Robert Mickens describes and assesses reform-in-progress, an assessment of doing (or not doing) rather than just write about it in a document. (In that light, I wonder if I should reconsider the ten years of picking through Church docs here.)
With synods pushed to the forefront, the curia is subjugated to these gatherings of bishops. The writer’s assessment:
In this way, he would bring about a reform of the Curia simply by circumventing and neutralizing it.
In fact, he has already done much of that over the past three years. Under previous popes, especially John Paul II, the 20-some Roman congregations and pontifical councils churn out a steady flow of documents. The universal church was swimming in a deluge of Vatican guidelines, directives, decrees, notifications, declarations and so forth.
But not so under Pope Francis.
The torrent of texts has been reduced to a mere trickle.
What do you make of this point, the advent of a sort of “kitchen” curia:
Rather, the pope has relied heavily on theological help from “the ends of the earth,” as he would put it. It is pretty well established that his primary ghostwriter is Archbishop Victor Manuel Fernandez, rector of the Catholic University of Argentina in Buenos Aires. And he has shown his high regard for and reliance on the thinking of Cardinal Walter Kasper since the first days of his pontificate.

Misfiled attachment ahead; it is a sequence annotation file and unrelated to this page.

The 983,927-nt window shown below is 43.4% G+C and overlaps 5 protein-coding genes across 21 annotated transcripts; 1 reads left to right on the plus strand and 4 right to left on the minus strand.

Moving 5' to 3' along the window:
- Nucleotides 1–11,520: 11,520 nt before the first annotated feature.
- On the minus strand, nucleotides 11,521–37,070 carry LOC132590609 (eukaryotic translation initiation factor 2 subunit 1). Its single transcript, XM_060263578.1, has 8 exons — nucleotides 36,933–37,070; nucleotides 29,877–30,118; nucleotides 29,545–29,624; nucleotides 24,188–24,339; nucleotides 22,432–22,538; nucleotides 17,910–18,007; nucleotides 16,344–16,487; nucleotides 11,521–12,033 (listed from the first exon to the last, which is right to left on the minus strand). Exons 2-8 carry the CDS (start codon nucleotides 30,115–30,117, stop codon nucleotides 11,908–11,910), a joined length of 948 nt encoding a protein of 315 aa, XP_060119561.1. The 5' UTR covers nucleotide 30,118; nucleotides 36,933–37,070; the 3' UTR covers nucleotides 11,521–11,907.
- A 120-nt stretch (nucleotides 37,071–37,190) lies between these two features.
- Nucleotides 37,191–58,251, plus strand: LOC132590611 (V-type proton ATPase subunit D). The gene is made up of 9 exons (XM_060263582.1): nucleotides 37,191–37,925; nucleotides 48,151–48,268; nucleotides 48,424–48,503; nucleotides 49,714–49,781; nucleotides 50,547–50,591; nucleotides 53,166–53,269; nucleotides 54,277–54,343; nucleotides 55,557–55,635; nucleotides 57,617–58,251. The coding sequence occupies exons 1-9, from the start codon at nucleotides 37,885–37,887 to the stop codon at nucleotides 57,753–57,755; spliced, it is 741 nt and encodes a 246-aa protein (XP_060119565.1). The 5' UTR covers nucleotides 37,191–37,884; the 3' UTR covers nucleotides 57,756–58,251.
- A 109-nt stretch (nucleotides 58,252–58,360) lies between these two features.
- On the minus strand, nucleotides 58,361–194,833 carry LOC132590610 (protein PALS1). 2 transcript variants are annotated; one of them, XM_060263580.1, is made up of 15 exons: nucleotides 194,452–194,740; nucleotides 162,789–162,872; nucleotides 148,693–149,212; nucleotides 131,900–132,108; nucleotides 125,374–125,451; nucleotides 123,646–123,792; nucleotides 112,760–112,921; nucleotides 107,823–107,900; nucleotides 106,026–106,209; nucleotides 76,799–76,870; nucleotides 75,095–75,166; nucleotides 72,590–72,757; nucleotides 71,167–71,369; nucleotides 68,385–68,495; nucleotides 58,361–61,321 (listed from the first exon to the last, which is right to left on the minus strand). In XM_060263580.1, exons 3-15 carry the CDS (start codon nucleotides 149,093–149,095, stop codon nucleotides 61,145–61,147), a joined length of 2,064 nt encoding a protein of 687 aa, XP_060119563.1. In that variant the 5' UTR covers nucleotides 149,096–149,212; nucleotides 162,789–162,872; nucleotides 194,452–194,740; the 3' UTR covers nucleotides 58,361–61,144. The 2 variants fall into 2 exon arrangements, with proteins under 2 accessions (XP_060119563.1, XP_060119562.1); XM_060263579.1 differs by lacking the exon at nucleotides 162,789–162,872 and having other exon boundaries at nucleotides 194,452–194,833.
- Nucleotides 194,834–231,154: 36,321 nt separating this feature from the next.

Francis also consults regularly with some of his Jesuit confreres on the other side of the Tiber — such as Fr Antonio Spadaro, editor of Civiltà Cattolica, and certain professors at the Gregorian University — to help in his discernment.
The Holy Father is mocked and criticized on some TP sites for this ghostwriter and these influences. But what of that? Cardinal Ratzinger certainly produced volumes of documents and books in the 1978-2005 papacy. Were they something less because they didn’t emanate from the pen of the pope? I wonder if the grumbling is really more about the sidelining of voices formerly in the pocket of the previous pope. Or the setting aside of certain celebrity heroes to the Catholic Right. I suppose there’s a liturgical matter …
He has also neutralized the Congregation for Divine Worship, though the traditionalist prefect, Cardinal Robert Sarah, has been waging a sort of international media campaign in an attempt to influence the universal church. Francis certainly has not given him enough to do in Rome.
Maybe the good cardinal is better off in a Rome office than an African chancery. And if his appointment is perceived as influential, well, the one document forthcoming on liturgy hit on the Mandatum in a good and updated way.
I think well of local bishops and conferences. These guys are in the trenches, sleeves up, sweating hard for the Church. They don’t need finger-pointers and -waggers from over the Tiber.